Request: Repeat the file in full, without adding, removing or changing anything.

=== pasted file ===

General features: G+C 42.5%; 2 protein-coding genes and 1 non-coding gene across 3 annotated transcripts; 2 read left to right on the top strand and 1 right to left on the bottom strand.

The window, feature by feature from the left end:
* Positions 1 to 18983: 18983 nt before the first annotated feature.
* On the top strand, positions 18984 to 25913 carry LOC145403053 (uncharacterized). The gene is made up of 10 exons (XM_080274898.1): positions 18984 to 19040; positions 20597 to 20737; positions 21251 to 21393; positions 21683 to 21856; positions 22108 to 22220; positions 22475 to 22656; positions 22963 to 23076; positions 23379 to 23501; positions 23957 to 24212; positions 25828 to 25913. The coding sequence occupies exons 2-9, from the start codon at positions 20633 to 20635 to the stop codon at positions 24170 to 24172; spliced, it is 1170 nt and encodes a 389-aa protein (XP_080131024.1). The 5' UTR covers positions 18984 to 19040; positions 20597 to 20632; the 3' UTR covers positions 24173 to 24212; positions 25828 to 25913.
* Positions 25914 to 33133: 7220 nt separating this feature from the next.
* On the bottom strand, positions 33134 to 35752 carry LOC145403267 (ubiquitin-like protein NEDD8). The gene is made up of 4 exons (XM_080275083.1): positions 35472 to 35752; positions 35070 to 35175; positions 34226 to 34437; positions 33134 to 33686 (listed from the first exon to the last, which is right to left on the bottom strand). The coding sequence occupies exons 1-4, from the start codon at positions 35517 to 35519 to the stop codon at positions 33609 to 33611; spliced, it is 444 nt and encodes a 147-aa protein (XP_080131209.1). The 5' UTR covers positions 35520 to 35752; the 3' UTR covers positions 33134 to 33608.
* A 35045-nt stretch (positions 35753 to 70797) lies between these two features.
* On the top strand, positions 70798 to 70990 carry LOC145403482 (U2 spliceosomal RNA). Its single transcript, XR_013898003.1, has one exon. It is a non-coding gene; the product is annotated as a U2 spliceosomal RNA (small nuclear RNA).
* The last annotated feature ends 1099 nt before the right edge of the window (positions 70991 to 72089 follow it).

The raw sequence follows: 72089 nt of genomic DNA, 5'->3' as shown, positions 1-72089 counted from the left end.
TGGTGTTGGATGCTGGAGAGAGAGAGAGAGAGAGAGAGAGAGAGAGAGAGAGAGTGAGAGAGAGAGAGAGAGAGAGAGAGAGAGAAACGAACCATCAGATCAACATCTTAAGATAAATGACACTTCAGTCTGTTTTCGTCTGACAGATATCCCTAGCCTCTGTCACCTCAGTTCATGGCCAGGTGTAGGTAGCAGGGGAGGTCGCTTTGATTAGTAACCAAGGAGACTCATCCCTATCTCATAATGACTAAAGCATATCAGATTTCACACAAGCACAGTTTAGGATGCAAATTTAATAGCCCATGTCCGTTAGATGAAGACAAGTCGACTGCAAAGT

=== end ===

General features: G+C 42.5%; 2 protein-coding genes and 1 non-coding gene across 3 annotated transcripts; 2 read left to right on the top strand and 1 right to left on the bottom strand.

The window, feature by feature from the left end:
* Positions 1 to 18983: 18983 nt before the first annotated feature.
* On the top strand, positions 18984 to 25913 carry LOC145403053 (uncharacterized). The gene is made up of 10 exons (XM_080274898.1): positions 18984 to 19040; positions 20597 to 20737; positions 21251 to 21393; positions 21683 to 21856; positions 22108 to 22220; positions 22475 to 22656; positions 22963 to 23076; positions 23379 to 23501; positions 23957 to 24212; positions 25828 to 25913. The coding sequence occupies exons 2-9, from the start codon at positions 20633 to 20635 to the stop codon at positions 24170 to 24172; spliced, it is 1170 nt and encodes a 389-aa protein (XP_080131024.1). The 5' UTR covers positions 18984 to 19040; positions 20597 to 20632; the 3' UTR covers positions 24173 to 24212; positions 25828 to 25913.
* Positions 25914 to 33133: 7220 nt separating this feature from the next.
* On the bottom strand, positions 33134 to 35752 carry LOC145403267 (ubiquitin-like protein NEDD8). The gene is made up of 4 exons (XM_080275083.1): positions 35472 to 35752; positions 35070 to 35175; positions 34226 to 34437; positions 33134 to 33686 (listed from the first exon to the last, which is right to left on the bottom strand). The coding sequence occupies exons 1-4, from the start codon at positions 35517 to 35519 to the stop codon at positions 33609 to 33611; spliced, it is 444 nt and encodes a 147-aa protein (XP_080131209.1). The 5' UTR covers positions 35520 to 35752; the 3' UTR covers positions 33134 to 33608.
* A 35045-nt stretch (positions 35753 to 70797) lies between these two features.
* On the top strand, positions 70798 to 70990 carry LOC145403482 (U2 spliceosomal RNA). Its single transcript, XR_013898003.1, has one exon. It is a non-coding gene; the product is annotated as a U2 spliceosomal RNA (small nuclear RNA).
* The last annotated feature ends 1099 nt before the right edge of the window (positions 70991 to 72089 follow it).

The raw sequence follows: 72089 nt of genomic DNA, 5'->3' as shown, positions 1-72089 counted from the left end.
TGGTGTTGGATGCTGGAGAGAGAGAGAGAGAGAGAGAGAGAGAGAGAGAGAGAGTGAGAGAGAGAGAGAGAGAGAGAGAGAGAGAAACGAACCATCAGATCAACATCTTAAGATAAATGACACTTCAGTCTGTTTTCGTCTGACAGATATCCCTAGCCTCTGTCACCTCAGTTCATGGCCAGGTGTAGGTAGCAGGGGAGGTCGCTTTGATTAGTAACCAAGGAGACTCATCCCTATCTCATAATGACTAAAGCATATCAGATTTCACACAAGCACAGTTTAGGATGCAAATTTAATAGCCCATGTCCGTTAGATGAAGACAAGTCGACTGCAAAGT